This comment by Algonquin Township Assessor Bob Kunz appeared under an article about assessment appeals and it’s too good not to share more broadly:
We now deal with two competing standards of property-tax valuation, one statutory and one not.
The equalization standard: referenced earlier, this statutory standard requires assessed values to be balanced at one-third of the market for the three years prior to the assessment year. For 2012, this means that assessments will reflect the average market for years 2009, 2010, and 2011.
To further simplify to a single date, the date of valuation would, more or less, be July 1, 2010.
The appeals standard as currently applied: the competing standard, not reflected in statute but applied by the board of review, uses a date of January 1, 2012, pretty much BECAUSE THAT IS WHAT PROPERTY OWNERS EXPECT THE MARKET-REFERENCE DATE TO BE.
However, the assessor is unable to use that date, as expanded upon below.
Separated by 18 months, the two standards conflict in any market that is not flat-line, whether an up-market or down-market.
Thus, the statutory equalization date is almost 3 years old by the time a taxpayer opens their real estate tax bill and refers to the “Fair Cash Value” on the bill.
Further, when he or she receives the assessment notice, that number is more than two years old.
This is not an issue in an up market, because it leads most property owners to think the assessed value is lower than it should be were the market at the time the notice or bill is opened used.
This is where the old folk wisdom the-assessment-system-purposely-undervalues-property came from.
However, from a down market, a new folklore springs, the if-the-assessor-was-doing-the-job-right-there-woud-be-no-reason-to-appeal wisdom.
The fact is that, if the assessor were to value property at one-third of January 1, 2012 (for the 2012 year), the statutory equalization system would auto-correct to walk all values back 1½ years to July 1, 2010.
Actually, this is something Mr [Bill] Ottley attempted in 2010 after local equalization, with the approval of the chief county assessment officer, I might add, and a great deal of havoc was raised.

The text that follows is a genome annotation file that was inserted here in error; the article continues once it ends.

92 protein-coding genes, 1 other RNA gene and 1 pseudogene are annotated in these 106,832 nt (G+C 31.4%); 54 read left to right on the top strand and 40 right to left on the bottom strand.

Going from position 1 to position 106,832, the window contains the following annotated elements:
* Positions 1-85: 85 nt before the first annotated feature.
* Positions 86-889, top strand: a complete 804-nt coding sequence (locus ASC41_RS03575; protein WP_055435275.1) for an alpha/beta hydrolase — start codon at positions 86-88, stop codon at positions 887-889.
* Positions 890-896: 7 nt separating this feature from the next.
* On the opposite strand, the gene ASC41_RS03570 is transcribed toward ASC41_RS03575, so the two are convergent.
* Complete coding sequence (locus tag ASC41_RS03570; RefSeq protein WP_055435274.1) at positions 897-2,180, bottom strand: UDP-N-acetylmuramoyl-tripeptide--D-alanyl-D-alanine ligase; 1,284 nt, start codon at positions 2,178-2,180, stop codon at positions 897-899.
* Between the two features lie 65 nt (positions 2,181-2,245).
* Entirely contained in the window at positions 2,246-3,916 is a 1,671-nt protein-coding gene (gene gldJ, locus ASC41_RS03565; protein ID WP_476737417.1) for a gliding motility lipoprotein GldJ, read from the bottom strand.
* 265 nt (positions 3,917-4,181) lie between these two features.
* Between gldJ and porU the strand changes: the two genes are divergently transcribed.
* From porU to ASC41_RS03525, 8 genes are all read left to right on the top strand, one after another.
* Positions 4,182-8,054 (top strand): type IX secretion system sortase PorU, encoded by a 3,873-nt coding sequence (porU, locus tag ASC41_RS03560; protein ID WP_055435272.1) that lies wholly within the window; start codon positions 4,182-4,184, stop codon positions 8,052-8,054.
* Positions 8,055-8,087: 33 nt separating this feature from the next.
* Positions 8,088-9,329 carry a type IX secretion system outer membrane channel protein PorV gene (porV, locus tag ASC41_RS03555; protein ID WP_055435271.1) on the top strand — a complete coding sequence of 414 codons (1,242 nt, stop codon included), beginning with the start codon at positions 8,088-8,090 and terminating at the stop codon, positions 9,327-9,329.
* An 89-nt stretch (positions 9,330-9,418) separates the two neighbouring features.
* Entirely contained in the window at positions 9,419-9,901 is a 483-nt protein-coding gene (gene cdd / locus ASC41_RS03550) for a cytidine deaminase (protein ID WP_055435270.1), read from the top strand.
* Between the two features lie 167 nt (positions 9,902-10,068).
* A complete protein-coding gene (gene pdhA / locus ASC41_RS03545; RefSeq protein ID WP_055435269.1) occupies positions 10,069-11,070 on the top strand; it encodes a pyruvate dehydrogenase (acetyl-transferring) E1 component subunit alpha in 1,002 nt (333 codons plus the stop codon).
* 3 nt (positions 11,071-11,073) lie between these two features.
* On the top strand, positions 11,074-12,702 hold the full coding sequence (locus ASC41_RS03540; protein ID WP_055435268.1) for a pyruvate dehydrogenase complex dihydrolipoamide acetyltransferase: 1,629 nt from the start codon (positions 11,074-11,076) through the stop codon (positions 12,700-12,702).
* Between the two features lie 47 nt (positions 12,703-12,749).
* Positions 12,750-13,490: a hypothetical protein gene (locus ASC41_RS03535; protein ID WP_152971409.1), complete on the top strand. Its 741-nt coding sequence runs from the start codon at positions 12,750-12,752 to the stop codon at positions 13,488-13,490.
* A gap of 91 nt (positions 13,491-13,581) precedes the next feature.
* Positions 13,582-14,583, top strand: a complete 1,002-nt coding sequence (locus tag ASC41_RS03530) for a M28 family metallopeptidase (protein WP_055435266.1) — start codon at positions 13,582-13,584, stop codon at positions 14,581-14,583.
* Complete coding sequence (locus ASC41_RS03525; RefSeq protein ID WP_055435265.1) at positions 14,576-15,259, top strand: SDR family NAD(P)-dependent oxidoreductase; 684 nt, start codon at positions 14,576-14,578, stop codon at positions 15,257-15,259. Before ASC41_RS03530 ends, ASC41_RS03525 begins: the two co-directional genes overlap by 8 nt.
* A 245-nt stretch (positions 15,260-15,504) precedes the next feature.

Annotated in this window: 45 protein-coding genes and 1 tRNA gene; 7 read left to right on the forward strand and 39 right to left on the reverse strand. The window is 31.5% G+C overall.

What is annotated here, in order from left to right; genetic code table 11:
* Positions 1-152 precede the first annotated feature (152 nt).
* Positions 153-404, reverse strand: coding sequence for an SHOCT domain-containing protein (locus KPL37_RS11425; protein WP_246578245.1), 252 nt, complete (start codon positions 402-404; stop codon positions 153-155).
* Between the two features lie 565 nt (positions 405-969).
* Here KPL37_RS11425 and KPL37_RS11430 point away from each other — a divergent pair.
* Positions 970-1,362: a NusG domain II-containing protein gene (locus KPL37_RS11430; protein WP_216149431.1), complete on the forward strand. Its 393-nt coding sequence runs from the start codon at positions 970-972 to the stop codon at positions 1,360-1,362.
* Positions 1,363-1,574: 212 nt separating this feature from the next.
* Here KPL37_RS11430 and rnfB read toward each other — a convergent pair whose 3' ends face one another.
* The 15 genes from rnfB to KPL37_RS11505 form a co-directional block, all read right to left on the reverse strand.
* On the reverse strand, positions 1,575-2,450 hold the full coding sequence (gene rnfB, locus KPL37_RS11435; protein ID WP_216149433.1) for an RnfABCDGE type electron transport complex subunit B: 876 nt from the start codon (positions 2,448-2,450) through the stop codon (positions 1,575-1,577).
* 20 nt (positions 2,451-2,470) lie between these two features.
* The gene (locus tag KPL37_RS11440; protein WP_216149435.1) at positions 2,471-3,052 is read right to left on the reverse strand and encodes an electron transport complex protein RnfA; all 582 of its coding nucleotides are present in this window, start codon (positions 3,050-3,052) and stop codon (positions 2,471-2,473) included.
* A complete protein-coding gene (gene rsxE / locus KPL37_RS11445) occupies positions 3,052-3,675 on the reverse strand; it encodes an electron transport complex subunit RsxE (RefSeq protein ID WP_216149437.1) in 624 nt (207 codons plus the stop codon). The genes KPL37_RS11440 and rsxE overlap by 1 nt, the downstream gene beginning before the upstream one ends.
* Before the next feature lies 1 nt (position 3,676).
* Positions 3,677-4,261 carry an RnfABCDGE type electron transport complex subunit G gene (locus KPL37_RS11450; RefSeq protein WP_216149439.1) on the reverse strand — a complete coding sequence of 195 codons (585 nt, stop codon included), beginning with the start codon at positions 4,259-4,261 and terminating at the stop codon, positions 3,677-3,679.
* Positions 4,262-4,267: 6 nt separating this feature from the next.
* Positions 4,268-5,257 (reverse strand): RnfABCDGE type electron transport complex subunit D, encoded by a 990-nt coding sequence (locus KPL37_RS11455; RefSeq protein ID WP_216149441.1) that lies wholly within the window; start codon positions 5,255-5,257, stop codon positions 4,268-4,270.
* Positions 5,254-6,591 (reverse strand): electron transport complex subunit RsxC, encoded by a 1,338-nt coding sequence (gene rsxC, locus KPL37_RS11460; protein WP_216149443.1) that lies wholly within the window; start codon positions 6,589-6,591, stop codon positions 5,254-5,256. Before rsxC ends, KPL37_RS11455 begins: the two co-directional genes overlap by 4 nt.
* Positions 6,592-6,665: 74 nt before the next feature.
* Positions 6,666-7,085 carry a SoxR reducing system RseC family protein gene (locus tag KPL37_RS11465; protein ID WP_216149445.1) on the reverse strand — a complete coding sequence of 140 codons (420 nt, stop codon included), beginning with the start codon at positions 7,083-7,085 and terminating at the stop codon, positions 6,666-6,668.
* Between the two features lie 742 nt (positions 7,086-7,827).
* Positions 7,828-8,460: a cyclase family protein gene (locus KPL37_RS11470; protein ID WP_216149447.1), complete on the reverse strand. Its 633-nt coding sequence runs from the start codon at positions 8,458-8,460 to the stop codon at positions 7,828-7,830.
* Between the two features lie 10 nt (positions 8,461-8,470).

The only way the board of review can deploy the non-statutory January 1 standard is if a subset of all property owners files complaints.
We can notice the effect the form of a state equalization factor that is positive in 2010 and 2011 for the first times since 1982, as the state factor corrects for the board of review reductions that throw the overall values out of synch with the statutory equalization standard.
The more owners who file complaints successfully, the higher the corrective state factor.
So, due to the current conflict between statutory and non-statutory valuation standards, the board of review offers a deal the assessor cannot offer.
Those who do not appeal suffer for it, and they are right to think it should not be that way.
The state constitution, in Article IX says one thing about property taxes, that they “shall be levied UNIFORMLY by valuation ascertained as the General Assembly shall provide by law.”
This is not what we have right now.
And, as I was preparing to post the above, Grafton Township Assessor candidate Al Zielinski posted the following comment:
The Grafton Township Assessor, who, by NOT properly doing his job, forced an INCREASE in his township’s Urban Equalized Value of $60,000,000.
Three neighboring township Assessors were also properly doing their jobs:
- McHenry Township had a reduction of $154,000,000
- Nunda Township had a reduction of $129,000,000
- Door [Dorr] Township had a reduction of $60,000,000
Source: McHenry County Office of Assessments Annual Report Assessment Year 2011.
Property values aren’t that variable among these neighboring townships; some even share the same subdivision developments.
Three neighboring township Assessors who did their jobs very well properly REDUCED their townships’ Urban Equalized Values by hundreds of millions of dollars.
If I lived in any of those, I wouldn’t run for election.
To the contrary, I’d shake their hands and thank them for their exemplary service.
Grafton Township suffered because its Assessor wasn’t doing his job and forced an INCREASE in the township’s Urban Equalized Value of $60,000,000.
Conveying accurate data isn’t mud-slinging; it’s reporting facts of which all Grafton Township taxpayers should be aware.
Rather than conducting classes informing residents how to compensate for his poor performance, perhaps it’s the Grafton Township Assessor who should take classes so he’d at least be on par with our neighbors.
16 of 17 McHenry Township Assessor’s properly reduced their urban taxpayer’s EAV last year.
Only Grafton Township had an increase.
The data clearly show “the guy DOES NOT know his stuff.”